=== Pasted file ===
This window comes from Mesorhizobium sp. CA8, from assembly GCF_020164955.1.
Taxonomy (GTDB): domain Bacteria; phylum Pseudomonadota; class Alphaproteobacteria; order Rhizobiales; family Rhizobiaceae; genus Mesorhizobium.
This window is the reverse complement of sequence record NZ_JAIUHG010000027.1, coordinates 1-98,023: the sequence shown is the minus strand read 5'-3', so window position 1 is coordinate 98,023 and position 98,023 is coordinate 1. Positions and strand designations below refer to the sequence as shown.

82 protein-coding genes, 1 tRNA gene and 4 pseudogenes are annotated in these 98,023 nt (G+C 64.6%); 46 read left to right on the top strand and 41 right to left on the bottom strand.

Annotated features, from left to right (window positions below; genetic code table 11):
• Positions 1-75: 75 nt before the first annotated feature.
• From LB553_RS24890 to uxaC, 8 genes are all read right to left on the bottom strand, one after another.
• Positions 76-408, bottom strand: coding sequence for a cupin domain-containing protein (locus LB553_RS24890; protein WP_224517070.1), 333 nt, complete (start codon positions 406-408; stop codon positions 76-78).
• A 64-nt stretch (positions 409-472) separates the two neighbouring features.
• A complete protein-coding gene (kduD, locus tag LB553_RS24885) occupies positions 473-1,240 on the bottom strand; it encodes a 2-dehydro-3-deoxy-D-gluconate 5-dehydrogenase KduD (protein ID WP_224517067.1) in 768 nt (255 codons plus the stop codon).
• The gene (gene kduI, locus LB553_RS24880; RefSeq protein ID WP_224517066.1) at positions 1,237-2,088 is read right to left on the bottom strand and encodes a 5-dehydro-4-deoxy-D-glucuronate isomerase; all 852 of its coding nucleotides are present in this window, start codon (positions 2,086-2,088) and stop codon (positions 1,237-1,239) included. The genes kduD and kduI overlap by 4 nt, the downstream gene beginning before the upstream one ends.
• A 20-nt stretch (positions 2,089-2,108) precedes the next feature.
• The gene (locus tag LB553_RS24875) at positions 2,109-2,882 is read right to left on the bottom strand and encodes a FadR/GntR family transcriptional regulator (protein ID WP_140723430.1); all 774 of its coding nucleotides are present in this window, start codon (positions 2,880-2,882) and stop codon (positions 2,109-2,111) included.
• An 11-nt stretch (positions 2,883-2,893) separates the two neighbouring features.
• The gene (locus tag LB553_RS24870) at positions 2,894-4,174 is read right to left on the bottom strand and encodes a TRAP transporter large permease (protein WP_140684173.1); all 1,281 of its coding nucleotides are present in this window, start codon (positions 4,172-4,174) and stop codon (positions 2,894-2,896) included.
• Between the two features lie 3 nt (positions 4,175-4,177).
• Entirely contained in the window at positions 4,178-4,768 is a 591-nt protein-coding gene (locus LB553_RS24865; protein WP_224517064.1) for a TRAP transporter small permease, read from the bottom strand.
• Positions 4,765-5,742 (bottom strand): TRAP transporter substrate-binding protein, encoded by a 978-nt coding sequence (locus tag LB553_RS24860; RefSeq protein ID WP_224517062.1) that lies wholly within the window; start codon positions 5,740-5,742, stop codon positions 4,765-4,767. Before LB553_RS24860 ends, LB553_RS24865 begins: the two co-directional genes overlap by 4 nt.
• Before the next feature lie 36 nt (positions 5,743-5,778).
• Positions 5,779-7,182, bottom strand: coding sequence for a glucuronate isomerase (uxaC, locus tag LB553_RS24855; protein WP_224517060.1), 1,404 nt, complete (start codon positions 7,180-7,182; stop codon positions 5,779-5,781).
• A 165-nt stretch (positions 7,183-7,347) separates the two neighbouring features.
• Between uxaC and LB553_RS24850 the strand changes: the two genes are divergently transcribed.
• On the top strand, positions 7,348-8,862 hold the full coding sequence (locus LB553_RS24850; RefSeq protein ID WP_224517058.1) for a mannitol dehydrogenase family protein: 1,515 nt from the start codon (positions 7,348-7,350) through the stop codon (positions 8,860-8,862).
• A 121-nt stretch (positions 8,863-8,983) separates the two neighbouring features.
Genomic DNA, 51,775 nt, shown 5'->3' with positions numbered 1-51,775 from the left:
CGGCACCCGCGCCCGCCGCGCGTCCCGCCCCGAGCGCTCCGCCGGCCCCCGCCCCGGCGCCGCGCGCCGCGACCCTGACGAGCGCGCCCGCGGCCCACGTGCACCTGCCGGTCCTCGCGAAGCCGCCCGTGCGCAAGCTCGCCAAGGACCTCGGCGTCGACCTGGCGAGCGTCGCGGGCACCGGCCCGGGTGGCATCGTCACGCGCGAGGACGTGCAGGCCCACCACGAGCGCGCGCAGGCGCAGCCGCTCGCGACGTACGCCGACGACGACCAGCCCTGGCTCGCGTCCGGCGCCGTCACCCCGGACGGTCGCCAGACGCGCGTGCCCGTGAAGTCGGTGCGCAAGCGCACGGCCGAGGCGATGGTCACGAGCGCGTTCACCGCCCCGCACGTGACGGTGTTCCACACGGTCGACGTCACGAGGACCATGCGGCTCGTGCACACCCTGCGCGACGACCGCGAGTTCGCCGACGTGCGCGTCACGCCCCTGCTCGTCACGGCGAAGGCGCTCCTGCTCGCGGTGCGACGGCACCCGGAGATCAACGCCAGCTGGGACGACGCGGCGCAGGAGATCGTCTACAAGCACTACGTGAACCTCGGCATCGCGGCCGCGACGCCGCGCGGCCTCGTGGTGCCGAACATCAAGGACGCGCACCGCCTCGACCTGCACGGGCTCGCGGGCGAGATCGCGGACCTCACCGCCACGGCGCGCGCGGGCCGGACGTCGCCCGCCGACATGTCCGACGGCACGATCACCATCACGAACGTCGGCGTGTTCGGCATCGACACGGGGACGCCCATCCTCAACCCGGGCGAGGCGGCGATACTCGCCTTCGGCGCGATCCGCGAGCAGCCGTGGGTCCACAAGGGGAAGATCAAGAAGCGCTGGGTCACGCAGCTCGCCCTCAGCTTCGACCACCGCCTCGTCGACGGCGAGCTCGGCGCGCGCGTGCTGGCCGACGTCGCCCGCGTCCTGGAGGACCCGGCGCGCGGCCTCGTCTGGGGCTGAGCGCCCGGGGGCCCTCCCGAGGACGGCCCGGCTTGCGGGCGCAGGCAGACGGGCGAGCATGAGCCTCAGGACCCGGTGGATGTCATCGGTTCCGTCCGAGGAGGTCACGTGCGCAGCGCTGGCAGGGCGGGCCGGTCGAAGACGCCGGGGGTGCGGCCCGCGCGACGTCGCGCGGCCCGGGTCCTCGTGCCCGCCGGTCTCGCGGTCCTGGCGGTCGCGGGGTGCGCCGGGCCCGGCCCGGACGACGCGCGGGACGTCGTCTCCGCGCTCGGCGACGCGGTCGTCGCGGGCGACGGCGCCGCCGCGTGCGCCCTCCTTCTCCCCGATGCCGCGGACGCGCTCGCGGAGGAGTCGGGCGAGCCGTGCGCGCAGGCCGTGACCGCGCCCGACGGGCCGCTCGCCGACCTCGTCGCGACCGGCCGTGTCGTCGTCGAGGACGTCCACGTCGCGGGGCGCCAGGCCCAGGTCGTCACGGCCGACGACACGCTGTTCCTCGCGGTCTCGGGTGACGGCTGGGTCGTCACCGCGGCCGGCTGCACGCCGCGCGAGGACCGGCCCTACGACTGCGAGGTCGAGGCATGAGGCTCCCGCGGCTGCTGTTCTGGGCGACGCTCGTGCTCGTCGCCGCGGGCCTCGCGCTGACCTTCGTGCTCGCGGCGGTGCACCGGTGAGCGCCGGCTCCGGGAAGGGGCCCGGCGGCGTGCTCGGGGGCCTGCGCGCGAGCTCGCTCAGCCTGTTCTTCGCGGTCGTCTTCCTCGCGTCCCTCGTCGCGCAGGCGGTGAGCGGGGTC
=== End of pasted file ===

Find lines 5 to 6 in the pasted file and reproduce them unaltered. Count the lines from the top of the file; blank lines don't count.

Annotated features, from left to right (window positions below; genetic code table 11):
• Positions 1-75: 75 nt before the first annotated feature.